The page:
In an interview in his new House office, still strewn with detritus from his recent move, the Judiciary Committee’s Jerrold Nadler laid out his top priority: protecting special counsel Robert Mueller’s probe. On the first day of the new Congress, Nadler introduced legislation to codify Mueller’s protection from termination. Even if it can’t pass the GOP-controlled Senate, Nadler has other ways to ensure that the nation finds out whatever Mueller learns. He says he will subpoena the Attorney General for Mueller’s final report if it is never publicized and, if necessary, bring in Mueller himself for public testimony. “I think it’s imperative that the Mueller report, when he issues it, be a public report,” he says.
Representative Adam Schiff, the new chair of the House Intelligence Committee, plans to continue the investigation into Russian meddling that his GOP colleagues dropped last year. Schiff is coy about what that will entail. “I don’t want to telegraph exactly what we’re looking at,” he explains, drinking an iced tea in the basement of the Capitol. But the Californian told TIME the committee might summon people like former White House strategist Steve Bannon, who asserted executive privilege when called before the committee last year. And the Russia investigation is not Schiff’s sole focus. Among other matters, he says, Intelligence will assess the legitimacy of President Trump’s claims that North Korea is on the path to denuclearization and examine the U.S. relationship with China.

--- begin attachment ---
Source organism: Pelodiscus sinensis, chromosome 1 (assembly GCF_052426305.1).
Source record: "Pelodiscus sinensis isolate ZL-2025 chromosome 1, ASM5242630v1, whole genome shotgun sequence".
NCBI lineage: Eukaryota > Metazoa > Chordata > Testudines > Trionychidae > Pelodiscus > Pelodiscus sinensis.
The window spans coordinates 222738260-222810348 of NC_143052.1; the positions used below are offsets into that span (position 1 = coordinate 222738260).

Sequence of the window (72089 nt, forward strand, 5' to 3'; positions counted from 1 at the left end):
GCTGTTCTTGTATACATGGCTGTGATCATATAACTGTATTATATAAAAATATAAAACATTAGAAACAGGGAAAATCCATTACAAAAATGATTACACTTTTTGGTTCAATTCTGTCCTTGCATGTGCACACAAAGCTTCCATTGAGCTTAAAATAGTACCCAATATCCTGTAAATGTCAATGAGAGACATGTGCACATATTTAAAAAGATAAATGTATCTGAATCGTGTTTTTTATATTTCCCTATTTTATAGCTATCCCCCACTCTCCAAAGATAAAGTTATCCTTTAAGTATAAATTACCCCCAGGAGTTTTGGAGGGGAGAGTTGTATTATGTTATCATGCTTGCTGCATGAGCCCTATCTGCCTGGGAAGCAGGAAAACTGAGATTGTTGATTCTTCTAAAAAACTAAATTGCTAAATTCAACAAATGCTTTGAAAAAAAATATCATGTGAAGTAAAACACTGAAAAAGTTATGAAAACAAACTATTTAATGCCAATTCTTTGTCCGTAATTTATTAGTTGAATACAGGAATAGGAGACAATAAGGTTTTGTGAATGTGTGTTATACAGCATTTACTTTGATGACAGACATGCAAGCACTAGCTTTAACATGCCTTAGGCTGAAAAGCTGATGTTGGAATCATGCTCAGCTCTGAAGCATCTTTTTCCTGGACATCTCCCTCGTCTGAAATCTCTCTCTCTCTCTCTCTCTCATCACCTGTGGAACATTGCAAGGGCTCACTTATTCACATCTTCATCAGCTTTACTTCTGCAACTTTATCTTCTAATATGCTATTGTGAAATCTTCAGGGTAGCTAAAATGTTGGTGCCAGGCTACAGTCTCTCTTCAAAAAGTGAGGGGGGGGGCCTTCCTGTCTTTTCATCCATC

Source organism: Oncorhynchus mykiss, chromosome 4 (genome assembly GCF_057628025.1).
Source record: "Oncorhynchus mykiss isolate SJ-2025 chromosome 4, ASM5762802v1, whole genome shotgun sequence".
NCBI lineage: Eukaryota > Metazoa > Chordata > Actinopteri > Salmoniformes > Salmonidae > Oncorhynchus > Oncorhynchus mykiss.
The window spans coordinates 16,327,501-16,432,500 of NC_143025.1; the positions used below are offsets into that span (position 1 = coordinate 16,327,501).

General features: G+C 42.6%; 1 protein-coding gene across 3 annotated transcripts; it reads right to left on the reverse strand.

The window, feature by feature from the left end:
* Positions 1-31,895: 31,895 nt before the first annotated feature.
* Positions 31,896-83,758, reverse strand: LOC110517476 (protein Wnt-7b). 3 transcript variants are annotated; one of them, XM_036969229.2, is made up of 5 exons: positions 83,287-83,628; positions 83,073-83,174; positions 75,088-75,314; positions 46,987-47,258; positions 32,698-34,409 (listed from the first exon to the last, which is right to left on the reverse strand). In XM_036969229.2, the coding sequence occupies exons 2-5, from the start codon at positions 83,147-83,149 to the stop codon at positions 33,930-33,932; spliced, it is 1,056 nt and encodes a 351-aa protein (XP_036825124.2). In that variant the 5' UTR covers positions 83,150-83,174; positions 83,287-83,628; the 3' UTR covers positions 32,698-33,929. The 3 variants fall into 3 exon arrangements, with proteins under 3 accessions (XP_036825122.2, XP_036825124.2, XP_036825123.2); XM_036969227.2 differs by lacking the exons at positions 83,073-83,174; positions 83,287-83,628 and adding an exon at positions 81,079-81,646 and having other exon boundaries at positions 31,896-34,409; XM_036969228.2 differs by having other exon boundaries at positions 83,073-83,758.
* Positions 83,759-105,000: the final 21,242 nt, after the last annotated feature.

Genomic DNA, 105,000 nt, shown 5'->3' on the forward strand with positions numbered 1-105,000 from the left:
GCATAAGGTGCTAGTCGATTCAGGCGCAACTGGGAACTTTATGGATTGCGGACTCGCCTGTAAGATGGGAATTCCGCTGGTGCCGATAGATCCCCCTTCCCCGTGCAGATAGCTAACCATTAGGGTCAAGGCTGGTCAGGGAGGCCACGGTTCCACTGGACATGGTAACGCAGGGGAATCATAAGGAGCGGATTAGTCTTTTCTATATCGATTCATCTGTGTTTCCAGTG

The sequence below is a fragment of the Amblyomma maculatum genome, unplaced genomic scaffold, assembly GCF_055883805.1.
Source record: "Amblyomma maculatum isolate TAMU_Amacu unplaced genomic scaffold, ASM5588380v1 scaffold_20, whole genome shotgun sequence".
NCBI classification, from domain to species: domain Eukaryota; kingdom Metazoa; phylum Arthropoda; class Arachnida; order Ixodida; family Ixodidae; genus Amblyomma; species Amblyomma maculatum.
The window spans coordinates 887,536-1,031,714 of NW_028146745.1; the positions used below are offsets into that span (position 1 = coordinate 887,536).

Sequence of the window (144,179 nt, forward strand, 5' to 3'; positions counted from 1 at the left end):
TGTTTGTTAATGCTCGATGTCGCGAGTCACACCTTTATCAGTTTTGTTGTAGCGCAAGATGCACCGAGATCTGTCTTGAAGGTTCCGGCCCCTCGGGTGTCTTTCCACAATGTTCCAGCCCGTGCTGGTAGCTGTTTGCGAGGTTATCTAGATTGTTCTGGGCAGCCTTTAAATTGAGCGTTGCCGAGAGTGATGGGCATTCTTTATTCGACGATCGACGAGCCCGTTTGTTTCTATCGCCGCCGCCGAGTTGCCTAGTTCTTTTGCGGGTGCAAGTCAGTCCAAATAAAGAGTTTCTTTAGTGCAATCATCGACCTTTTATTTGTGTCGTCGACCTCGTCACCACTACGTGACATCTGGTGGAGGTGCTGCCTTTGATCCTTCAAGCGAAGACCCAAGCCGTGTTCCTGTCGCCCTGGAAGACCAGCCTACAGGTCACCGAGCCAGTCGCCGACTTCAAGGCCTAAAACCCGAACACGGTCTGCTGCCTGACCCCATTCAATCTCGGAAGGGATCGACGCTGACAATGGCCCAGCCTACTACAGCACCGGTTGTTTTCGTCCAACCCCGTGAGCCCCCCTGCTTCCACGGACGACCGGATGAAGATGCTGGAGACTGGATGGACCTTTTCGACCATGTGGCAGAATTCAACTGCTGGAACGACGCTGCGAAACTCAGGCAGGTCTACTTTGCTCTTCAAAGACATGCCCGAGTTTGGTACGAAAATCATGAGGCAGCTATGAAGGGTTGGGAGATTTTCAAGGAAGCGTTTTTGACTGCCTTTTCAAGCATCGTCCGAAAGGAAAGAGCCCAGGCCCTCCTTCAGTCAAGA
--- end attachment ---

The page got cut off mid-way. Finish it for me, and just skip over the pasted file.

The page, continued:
The Democrats’ oversight power can be even more effective outside the Executive Branch. Representative Maxine Waters sent letters to executives at Deutsche Bank in 2017, demanding documents related to the Russia money-laundering scheme for which New York authorities assessed penalties of over $425 million in January 2017. Before she took over the Financial Services Committee, she was ignored. “Now that I am the chair,” Waters says, “we think we might encourage them to do a better response.” She also wants to explore former Trump campaign chairman Paul Manafort’s relationship with Deutsche Bank.